Vets Home marking two holidays

TILTON — The New Hampshire Veterans Home, 139 Winter St., will conduct two free public ceremonies this month, one to thank and honor all those who served their country in the armed forces, and one to pay tribute to those who gave their lives in service to America. Both begin at 11 a.m. and will be preceded by a coffee social and meet-and-greet time at 10:15 a.m.

On Saturday, May 18, all those who have served will be recognized at an Armed Forces Day ceremony. The speaker is Army Capt. Craig Sanderson, executive officer for New Hampshire Adjutant General David Mikolaities.

Then on Tuesday, May 28, those who made the ultimate sacrifice for the country will be honored in a Memorial Day service that will include a reading of names of NHVH residents who have passed away over the year. The speaker is Air Force veteran Alfred Montoya, Manchester VA Medical Center director. The ceremonies will take place in the Town Hall auditorium of the Home, located at 139 Winter St., Tilton.

The date of the Memorial Day event was chosen to avoid conflicts. The Home will transport buses of its residents to the New Hampshire State Veterans Cemetery in nearby Boscawen for the large public Memorial Day ceremony there on May 30.

Museum screening ‘Flying Fleet’

LONDONDERRY — “The Flying Fleet” (1929) will be screened with live music Thursday, May 23, at 7 p.m. at the Aviation Museum of New Hampshire, 27 Navigator Way. Admission is $20 per person, and $15 per member. The screening is a fundraiser for the Aviation Museum’s partnership with the Manchester School of Technology that expects to enable students to build an actual airplane in the 2019-20 school year.Get in the spirit of Memorial Day weekend with a vintage silent film about U.S. naval aviators, a window into what it was like to serve between the World Wars.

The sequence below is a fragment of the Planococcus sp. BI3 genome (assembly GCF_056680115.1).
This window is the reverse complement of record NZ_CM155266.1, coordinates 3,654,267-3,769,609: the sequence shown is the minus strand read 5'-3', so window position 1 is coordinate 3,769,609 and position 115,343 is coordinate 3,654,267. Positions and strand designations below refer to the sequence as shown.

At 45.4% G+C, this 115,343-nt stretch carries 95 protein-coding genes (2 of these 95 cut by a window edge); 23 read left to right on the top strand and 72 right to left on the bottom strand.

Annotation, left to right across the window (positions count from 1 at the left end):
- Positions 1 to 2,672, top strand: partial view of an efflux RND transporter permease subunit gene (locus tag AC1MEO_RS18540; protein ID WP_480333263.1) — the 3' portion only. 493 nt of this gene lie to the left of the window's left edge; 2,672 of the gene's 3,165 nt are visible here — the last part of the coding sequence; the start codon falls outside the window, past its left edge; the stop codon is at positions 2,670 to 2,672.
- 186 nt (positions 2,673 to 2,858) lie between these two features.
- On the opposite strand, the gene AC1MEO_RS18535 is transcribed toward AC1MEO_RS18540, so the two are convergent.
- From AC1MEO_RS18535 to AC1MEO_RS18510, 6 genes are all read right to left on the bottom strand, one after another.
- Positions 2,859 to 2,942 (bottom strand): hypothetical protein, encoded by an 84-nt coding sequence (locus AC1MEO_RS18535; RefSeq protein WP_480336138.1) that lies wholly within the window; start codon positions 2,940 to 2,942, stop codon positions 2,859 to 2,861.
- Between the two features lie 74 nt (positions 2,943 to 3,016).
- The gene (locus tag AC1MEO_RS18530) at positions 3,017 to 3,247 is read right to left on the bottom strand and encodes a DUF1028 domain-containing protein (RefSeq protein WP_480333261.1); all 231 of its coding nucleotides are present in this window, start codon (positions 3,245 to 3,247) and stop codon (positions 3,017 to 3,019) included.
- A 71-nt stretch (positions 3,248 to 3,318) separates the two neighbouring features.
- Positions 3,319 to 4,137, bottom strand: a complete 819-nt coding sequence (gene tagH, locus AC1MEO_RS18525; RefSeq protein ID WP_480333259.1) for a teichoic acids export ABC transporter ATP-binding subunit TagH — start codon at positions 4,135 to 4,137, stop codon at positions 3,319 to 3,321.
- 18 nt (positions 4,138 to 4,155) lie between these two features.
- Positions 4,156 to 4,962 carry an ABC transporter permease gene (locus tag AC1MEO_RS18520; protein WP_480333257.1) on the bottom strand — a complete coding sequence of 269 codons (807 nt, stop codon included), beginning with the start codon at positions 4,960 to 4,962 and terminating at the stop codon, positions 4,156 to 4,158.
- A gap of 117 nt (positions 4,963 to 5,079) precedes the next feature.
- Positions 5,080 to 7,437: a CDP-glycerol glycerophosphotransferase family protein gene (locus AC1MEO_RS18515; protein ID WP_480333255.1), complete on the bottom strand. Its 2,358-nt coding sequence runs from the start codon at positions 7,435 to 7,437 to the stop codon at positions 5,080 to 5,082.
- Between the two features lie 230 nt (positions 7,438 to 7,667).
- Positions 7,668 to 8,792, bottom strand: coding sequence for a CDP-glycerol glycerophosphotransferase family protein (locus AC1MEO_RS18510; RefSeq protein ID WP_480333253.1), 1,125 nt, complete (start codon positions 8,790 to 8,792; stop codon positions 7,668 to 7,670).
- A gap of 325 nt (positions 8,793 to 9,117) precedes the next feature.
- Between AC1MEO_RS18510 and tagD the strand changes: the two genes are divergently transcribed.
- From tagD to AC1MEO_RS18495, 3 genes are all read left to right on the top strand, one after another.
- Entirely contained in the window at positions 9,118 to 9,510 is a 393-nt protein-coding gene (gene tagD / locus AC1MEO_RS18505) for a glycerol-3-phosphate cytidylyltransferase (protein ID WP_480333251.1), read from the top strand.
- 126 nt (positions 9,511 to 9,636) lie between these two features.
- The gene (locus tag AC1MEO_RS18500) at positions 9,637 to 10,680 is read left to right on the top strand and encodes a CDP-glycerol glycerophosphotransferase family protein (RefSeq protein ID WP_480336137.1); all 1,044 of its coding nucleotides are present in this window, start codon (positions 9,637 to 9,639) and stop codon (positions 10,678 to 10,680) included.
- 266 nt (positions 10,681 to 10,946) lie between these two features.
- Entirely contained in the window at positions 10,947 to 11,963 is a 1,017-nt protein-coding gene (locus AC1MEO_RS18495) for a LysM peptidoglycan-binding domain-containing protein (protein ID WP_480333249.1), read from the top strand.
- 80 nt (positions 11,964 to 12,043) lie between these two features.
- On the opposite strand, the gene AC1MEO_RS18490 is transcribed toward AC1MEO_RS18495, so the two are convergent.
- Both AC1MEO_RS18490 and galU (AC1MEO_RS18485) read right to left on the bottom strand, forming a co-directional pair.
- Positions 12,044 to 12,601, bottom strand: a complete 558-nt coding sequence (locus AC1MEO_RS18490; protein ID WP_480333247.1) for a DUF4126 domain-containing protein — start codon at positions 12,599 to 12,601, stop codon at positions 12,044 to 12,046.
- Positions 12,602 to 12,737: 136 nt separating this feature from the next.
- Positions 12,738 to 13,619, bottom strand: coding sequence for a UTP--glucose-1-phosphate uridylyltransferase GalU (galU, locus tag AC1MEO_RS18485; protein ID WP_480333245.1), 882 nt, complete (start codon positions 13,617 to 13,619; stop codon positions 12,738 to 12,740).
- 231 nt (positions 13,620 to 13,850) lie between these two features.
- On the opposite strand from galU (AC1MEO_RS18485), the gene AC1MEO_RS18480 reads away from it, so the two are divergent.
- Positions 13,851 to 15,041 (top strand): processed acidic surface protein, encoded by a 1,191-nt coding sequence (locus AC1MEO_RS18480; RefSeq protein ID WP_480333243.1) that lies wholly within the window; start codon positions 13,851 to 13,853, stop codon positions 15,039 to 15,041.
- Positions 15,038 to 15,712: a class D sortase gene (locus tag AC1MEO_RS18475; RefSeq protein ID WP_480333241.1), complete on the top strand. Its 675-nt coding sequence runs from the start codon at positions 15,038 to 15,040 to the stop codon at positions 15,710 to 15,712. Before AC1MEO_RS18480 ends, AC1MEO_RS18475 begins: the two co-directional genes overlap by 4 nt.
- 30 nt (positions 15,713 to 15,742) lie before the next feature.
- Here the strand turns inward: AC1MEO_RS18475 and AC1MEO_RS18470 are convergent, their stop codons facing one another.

“The Flying Fleet” (1929), an MGM drama filmed at U.S. Naval bases, will be screened Thursday, May 23, at 7 p.m. at the Aviation Museum of New Hampshire, located at 27 Navigator Road in Londonderry.

The movie, made with the cooperation of the U.S. Navy and filled with scenes of vintage air and seaplanes in action, will be shown with live music provided by silent film accompanist Jeff Rapsis.

Admission costs $20 per person. The cost is $15 for Aviation Museum members.

The screening is a fundraiser for the Aviation Museum’s partnership with the Manchester School of Technology that expects to enable students to build an actual airplane in the 2019-20 school year.

“As we approach Memorial Day weekend, this is a terrific way to remember those who served by looking back at what it was like for the generation between the two World Wars,” Rapsis said.

Starring Ramon Novarro, “The Flying Fleet” follows the story of six graduates of the U.S. Naval Academy at Annapolis who make a solemn pact to all become Navy pilots.

The film follows the cadets through training with scenes filmed at bases in San Diego and in Pensacola, Fla. Scenes were also filmed aboard the USS Langley, the nation’s first aircraft carrier. The Langley, an aging coal transport ship, was outfitted with an enormous upper-level deck in 1922.

But it’s not just airplanes and ships. In “The Flying Fleet,” two of pilots fall for the same gal (Anita Page) off base, causing a rivalry that plays out in dramatic plot twists and action both on the ground and in the air.

A highlight of “The Flying Fleet” is an appearance of “The Three Sea Hawks,” a famous aerobatic team of the era. Drawn from a U.S. Navy squadron at Naval Air Station North Island, San Diego, the team used three Boeing F2B-1 and F2B-2 fighters. Its first demonstration in January 1928 at San Francisco gave rise to a popular nickname: “Suicide Trio.”

A note appears in the opening credits of the film: “Dedicated to the officers and men of NAVAL AVIATION whose splendid co-operation made this production possible.” The film was the first major Hollywood production to use Naval Air Station North Island in San Diego.

Popcorn and drinks will be available for purchase.